We certainly consider the level of preparedness needed for specific acquisitions or separations, and tailor our approach according to the impact. The impact doesn't always relate to the price, but can also involve the effect on the customer base or the overall business. We aim to address all important aspects during the preparation process.

In healthcare, it is crucial to have clinical quality and regulatory aspects thoroughly addressed, ensuring that everything is in order. This level of preparedness is especially important when dealing with an acquisition involving pre-FDA approval, as it requires running a tight ship and having everything well-organized. However, for less intense cases, we may adopt a lighter approach in terms of preparation.

Upskilling scenario planning

I believe learning from experience is important, but understanding the "why" behind different scenarios is crucial. One book that helped me grasp the significance of scenario planning is "Synchronicity" by Joseph Jaworski. Although it's a leadership book, it discusses the author's experience with scenario planning at Shell and its importance.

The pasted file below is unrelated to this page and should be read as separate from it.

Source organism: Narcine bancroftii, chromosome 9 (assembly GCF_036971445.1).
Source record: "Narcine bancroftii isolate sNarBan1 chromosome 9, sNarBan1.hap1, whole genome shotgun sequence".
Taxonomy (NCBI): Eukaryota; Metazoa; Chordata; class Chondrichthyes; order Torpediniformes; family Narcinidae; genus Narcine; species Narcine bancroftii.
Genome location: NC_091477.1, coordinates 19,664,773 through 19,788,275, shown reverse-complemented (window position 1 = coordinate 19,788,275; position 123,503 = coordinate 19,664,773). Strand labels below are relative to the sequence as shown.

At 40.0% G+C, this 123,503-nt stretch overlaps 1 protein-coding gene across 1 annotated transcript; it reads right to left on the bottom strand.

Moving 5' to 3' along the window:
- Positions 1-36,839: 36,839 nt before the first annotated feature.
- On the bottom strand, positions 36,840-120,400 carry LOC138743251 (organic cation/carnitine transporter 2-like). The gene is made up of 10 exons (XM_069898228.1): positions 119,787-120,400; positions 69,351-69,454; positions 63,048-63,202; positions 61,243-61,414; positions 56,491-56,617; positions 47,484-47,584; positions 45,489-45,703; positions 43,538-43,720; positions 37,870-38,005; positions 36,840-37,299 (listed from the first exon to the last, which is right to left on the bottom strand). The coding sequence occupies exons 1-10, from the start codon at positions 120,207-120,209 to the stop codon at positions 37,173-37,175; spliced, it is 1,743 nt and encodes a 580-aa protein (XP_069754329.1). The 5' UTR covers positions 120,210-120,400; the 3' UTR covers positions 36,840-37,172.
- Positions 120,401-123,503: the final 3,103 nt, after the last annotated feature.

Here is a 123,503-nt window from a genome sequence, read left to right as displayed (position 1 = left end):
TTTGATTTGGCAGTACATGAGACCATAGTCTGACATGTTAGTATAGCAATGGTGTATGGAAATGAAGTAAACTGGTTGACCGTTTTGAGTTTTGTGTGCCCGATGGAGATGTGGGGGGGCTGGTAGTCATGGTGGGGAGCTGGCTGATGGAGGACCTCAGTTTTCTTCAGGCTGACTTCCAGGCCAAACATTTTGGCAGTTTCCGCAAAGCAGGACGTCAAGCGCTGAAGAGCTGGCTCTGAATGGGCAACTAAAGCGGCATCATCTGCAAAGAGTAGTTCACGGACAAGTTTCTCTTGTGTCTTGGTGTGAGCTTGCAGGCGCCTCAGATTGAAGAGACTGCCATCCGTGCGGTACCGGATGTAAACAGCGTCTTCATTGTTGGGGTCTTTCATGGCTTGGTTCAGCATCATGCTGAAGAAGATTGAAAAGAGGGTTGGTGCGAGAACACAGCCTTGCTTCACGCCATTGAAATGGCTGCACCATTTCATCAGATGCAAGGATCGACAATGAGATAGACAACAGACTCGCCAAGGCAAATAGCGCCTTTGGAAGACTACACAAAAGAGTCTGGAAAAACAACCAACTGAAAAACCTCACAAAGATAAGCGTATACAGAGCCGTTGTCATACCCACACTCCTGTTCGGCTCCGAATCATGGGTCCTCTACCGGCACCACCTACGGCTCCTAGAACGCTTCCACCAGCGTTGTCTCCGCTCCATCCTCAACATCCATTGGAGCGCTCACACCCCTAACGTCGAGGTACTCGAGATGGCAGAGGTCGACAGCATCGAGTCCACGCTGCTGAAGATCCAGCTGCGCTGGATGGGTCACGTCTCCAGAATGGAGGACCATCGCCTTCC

Comprehending the "why" behind scenario planning can shift one's perspective and assist in understanding how to plan effectively. When you grasp the reasons behind it, you can better evaluate the inputs that lead to different outcomes. This, in turn, contributes to critical thinking when approaching a situation.